Training for Short Sales & Mortgage Loss Mitigation to Stop Foreclosure

Short Sale with Wells Fargo

February 8, 2009 by  
Filed under Featured

Palmer Drive HouseHere is a short sale where Wells Fargo ultimately did a great job. We had an offer on this property from a buyer who needed a home before the end of the year. Short sales may take an extended amount of time to review, so you need to have a buyer who will trade the convenience of a quick closing for a better price. When it took too long, he bought another house.

Fortunately, I had kept in touch with another buyer who liked the house, but insisted on an even better price. When Wells Fargo lost the first buyer, they expedited the review for the second buyer. This time Wells Fargo was represented by an excellent loss mitigation negotiator, Ms. Davenport. I represented both the buyers and the sellers, so I was able to understand what everyone involved wanted from the sale.

Abandoned for months, the house was not in good condition, and the buyer wanted to have a home warranty to lessen the risk of repairs after the sale. The lender insisted that the house be sold ?as is? and that no warranties whatsoever could be allowed. Wells Fargo had the unfortunate experience of being involved in an ?as is? sale where a home warranty was provided. That warranty made a court decide the sale was not completely ?as is,? so the buyer could contest the condition of the property after closing the sale. Since they had been burned once, they did not want to do that again.

This first-time homebuyer did not have the cash to pay for unforeseen repairs, which a home warranty would cover. The lender did not want to be vulnerable to the argument that providing any type of warranty opened them up to future litigation. During the discussions, we shifted the focus to the fact that what was really at stake was the amount of $495 to pay for the warranty. Once the framework of the problem changed, the solution became apparent. Wells Fargo would allow the seller to pay an additional $495 toward the buyer?s closing costs so the buyer would have $495 additional cash on hand when the sale closed and could purchase the warranty. Thus the warranty became a closing cost. Everyone got what they needed.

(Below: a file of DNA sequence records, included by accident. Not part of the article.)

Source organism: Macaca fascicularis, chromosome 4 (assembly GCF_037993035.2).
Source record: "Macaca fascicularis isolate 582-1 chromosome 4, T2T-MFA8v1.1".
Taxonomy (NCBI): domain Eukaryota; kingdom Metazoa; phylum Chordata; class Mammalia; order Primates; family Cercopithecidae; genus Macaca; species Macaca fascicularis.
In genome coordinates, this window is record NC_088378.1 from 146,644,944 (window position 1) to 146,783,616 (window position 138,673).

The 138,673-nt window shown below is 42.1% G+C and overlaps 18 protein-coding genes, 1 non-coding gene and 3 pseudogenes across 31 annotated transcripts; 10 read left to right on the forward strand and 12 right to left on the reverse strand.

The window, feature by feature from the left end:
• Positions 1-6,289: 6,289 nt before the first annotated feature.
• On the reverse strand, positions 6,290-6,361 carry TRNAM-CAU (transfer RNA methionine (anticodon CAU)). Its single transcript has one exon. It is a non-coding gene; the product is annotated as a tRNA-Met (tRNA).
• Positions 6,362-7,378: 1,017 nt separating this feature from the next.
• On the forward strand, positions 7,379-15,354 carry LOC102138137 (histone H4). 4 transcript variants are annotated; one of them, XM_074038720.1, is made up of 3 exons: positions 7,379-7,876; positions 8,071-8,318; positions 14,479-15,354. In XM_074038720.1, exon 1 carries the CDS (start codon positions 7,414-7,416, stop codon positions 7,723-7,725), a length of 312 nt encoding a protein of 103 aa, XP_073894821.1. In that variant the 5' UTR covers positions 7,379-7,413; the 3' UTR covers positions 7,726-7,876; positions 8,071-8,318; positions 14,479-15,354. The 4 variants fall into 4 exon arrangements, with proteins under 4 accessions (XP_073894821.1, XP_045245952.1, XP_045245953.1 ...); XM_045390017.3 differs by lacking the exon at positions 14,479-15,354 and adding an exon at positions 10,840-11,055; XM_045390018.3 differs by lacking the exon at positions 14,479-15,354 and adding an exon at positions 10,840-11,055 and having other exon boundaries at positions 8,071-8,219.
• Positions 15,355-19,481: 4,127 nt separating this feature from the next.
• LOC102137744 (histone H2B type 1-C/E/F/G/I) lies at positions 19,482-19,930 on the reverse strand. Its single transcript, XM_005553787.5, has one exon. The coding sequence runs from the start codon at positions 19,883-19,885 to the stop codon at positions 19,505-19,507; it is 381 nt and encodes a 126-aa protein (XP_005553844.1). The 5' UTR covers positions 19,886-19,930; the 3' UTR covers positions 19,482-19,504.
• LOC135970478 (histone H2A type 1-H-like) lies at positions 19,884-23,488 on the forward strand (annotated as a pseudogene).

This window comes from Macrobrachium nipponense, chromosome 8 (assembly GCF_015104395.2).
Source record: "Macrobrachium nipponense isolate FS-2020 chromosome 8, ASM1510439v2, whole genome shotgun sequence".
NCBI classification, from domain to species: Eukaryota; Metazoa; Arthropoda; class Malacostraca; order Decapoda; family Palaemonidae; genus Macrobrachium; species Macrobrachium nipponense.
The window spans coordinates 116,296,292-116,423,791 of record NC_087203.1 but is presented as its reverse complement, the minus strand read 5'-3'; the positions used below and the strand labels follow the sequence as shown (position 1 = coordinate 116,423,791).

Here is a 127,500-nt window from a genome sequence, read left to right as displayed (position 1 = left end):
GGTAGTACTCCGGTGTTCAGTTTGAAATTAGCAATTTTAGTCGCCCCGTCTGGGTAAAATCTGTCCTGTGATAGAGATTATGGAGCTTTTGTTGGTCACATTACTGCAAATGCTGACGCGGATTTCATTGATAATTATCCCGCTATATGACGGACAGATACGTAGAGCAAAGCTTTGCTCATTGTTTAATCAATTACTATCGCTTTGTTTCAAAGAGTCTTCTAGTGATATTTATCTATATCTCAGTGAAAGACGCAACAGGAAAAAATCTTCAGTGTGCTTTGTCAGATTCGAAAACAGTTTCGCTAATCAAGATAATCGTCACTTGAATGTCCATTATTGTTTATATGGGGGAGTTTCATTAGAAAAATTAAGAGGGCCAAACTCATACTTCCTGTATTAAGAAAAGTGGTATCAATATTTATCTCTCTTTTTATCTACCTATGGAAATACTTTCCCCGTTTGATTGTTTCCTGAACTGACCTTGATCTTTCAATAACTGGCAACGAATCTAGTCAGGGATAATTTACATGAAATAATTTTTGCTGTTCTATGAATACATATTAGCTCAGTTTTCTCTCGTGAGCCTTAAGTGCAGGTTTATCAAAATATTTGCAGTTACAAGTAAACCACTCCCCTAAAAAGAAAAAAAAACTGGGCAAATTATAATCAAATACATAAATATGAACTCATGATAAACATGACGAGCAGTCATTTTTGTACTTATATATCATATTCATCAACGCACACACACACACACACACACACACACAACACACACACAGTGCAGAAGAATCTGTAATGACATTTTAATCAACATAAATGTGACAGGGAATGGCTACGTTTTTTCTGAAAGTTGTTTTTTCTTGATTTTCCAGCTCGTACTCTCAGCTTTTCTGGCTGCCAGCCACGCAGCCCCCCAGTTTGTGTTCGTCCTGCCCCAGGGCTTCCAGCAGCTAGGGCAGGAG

The buyers have done a tremendous amount of work to the home, even disposing of an abandoned car. It takes some negotiating talent to close a short sale, but the right buyer can greatly improve the neighborhood.

Comments

9 Responses to “Short Sale with Wells Fargo”
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  8. Tricia says:

    Hi, Can you refer me to a lender in CT hat caan help wih mmy situation?
    We would want to refinance the mortgage loan
    on our rental property to bring the monthly payment down.

    The property value is at or slightly less than whjat is currently
    owed on the home loan.

    • Tim Burrell says:

      Most lenders will not refinance a rental property unless you have around 20% equity i.e. the loan is about 80% of the value. Many lenders require even more equity. You might try your current lender to see if you can get a HARP refinance, as that is the only way I know to refinance a property where the loan equals or exceeds the property value. Good luck.

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